19 Dec GMing Tips #17: Questions That Must Be Answered
Getting players to continue
their interest in a game is a bit like getting a reader to continue with your story. How do you keep them interested? How do you keep them thinking about the game and wanting to carry it on?
The best way this works is to give them questions that must be answered.
What is going to happen to me?!
How am I going to get out of this one?
Will my plan work?
Can I keep building my little empire?
Does the bad guy know I’ve deceived him?
And so on.
This is ultimately also a form of suspense. So long as the question has not been answered, they will continue being interested. As soon as one question is answered though, they will need another one to take its place, or they’ll lose interest.
So how do you do this?
There are really countless ways. But one of the best ways is to use context and character to build a complex situation. With several different balls in the air, they will be wondering what is going to happen? Ultimately, for really intense interest, there has to be a number of things threatening the survival of the pcs in different ways. For instance, in a sci-fi game a powerful enemy is taking a prototype bomb off-world, but they haven’t reached their space ship yet. They’re too strong to attack directly, so what else can the pcs do? They could hack into the ship and hijack it, they could arrange some sort of cave-in that buries their enemy, they could bomb the ship (but then, perhaps, giving themselves no option to get off world), and so on. What are they going to do? It’s a question that must be answered.
Other really great ways that you can do this is to give them a mystery. Mysteries are like the font of all interest. The moment someone finds a mystery, all they want to do is uncover it. Think about the pyramids and the Bermuda Triangle and Kennedy’s assassination. So much fascination for such a long time. Because there’s a mystery there.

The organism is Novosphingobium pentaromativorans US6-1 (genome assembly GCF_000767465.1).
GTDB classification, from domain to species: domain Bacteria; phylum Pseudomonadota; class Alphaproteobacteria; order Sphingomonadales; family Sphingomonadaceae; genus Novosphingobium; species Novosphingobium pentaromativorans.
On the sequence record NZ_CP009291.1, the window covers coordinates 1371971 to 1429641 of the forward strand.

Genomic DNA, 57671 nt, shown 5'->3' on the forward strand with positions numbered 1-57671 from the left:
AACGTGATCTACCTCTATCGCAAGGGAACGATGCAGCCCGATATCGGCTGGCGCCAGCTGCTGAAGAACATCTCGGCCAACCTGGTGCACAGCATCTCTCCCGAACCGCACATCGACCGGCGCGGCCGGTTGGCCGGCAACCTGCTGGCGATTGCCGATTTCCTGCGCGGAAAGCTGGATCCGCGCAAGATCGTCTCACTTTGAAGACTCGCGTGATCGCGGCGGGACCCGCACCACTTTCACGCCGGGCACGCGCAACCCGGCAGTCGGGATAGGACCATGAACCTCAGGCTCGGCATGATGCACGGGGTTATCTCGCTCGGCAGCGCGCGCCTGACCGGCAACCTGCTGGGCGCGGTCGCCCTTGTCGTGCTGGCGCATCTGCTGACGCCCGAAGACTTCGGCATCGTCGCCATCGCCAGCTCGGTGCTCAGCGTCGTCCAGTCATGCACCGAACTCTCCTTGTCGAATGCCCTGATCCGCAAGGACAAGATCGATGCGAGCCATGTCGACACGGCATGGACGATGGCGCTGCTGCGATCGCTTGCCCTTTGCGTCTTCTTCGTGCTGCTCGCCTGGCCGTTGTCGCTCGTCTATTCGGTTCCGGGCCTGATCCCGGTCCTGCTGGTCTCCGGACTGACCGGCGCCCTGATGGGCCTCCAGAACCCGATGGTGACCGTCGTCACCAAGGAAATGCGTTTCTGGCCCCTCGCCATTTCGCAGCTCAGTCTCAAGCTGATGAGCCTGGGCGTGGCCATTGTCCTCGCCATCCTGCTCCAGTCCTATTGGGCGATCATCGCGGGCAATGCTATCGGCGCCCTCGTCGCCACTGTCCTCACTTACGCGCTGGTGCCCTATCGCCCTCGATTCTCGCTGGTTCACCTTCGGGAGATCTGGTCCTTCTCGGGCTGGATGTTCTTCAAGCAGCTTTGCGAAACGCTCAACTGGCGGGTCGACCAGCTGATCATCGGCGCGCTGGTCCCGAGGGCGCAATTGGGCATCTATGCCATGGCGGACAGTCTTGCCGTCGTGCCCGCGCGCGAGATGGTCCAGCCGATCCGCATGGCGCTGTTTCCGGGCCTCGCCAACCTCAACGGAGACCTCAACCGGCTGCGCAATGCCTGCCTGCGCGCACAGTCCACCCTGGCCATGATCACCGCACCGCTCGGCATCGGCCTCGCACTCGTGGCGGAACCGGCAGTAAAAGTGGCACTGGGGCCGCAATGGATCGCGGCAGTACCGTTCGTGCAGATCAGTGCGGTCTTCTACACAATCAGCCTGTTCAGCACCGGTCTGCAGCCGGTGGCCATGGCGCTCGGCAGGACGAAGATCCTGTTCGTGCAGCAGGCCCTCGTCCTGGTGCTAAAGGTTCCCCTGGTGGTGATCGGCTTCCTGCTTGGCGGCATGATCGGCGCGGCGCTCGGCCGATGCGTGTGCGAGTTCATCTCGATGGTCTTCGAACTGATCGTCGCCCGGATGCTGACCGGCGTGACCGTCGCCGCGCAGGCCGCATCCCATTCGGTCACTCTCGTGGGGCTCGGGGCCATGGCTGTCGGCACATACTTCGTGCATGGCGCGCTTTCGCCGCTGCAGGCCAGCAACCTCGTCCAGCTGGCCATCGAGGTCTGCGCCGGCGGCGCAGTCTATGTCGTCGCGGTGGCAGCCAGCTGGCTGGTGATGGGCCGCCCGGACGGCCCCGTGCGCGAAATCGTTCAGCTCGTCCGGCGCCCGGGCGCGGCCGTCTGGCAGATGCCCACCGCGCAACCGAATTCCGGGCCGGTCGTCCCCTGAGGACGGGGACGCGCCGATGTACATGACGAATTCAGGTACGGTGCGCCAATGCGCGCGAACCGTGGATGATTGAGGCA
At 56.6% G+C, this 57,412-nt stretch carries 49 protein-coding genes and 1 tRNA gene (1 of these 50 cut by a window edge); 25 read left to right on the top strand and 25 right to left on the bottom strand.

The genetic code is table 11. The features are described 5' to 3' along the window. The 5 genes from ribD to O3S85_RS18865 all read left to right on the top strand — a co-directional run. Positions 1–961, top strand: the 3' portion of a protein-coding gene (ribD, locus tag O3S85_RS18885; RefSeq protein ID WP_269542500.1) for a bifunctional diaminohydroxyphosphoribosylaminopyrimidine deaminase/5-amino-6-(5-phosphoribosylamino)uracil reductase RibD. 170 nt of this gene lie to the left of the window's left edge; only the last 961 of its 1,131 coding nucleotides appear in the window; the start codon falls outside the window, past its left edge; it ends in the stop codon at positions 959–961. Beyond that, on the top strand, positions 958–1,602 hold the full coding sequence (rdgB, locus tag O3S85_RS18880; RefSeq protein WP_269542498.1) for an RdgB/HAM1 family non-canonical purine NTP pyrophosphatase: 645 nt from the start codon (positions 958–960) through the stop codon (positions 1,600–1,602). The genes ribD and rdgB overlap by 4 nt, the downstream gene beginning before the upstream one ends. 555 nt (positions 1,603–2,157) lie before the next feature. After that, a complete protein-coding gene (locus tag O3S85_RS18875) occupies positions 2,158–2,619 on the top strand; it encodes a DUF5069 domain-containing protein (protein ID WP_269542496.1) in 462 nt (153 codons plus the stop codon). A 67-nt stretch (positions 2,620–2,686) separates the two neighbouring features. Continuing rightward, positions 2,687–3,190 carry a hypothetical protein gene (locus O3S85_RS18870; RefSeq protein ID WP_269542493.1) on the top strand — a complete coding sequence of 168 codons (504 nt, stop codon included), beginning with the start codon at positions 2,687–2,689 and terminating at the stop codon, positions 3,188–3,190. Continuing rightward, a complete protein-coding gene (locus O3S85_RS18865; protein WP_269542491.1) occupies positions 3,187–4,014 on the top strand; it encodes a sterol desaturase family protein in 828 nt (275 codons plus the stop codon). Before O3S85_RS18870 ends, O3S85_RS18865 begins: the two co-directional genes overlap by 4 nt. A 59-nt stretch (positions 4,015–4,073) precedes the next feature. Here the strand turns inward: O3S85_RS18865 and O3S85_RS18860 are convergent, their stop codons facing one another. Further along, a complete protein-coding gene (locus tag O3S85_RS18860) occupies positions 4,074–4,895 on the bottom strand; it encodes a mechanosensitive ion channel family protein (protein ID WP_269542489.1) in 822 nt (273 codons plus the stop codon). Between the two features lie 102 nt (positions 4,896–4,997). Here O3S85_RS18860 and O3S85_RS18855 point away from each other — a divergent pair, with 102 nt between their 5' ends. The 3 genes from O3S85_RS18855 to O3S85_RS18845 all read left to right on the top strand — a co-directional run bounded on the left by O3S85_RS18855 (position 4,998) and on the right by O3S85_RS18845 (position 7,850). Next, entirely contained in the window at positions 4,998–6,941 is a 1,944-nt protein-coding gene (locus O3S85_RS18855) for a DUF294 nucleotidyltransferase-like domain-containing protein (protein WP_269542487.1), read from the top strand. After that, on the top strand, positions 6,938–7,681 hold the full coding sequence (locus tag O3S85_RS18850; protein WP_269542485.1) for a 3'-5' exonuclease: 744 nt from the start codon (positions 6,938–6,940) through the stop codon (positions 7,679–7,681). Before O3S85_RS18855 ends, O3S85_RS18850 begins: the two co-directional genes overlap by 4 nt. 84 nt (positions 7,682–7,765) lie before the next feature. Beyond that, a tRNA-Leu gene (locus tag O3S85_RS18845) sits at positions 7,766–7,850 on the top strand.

In a book or movie it’s fairly easy to make a mystery, but what about in an RPG?
Well, one way is to foreshadow. This is a tool that is easily overused, but if done right can really catapult players into the game. You need it to be subtle.
Foreshadowing is to give a hint of what’s to come. This is basically a plot clue. It could be that someone sees a vision of a possible future, or that they know one country is going to attack another one (it’s just a matter of time), or you can drop little hints and clues about what’s going to take place (seems like an army’s gathering…). Again, you want it subtle, but the major thing is that you want it to not be clear what’s going on. So if an army is gathering, who are they going to attack? Or if they see a vision and someone they know dies in it…but they have no idea what it’s about…then again, you have a mystery.
There are other clues that you can use to create a mystery, and these usually only come from careful preparation of the plot.
For instance, the characters’ families get kidnapped by a cartel boss while they were being taken to a safe house. But only the pcs and a select few NPCs knew about it…so who is the traitor?
Or the pcs attack an enemy’s base and shoot him…only to find that he’s a clone/machine/droid/hologram and never really existed. So who’s pulling the strings?
For prophecies, dropping little clues to show the character that the prophecy is carrying on, is a great way of increasing the need of the player to find out what happens. She sees someone in a vision that she’s never met before…then later on she defeats an enemy and brings them into custody – and it’s the person from her dream! Woah.
Another one is knowing that they just pissed off someone really important, and that they are going to have some serious repercussions coming their way… they don’t know where, they don’t know when…and they’re bracing for the impact. What’s going to happen?
Try it out, see if it helps in your games!
~Oliver R. Shead
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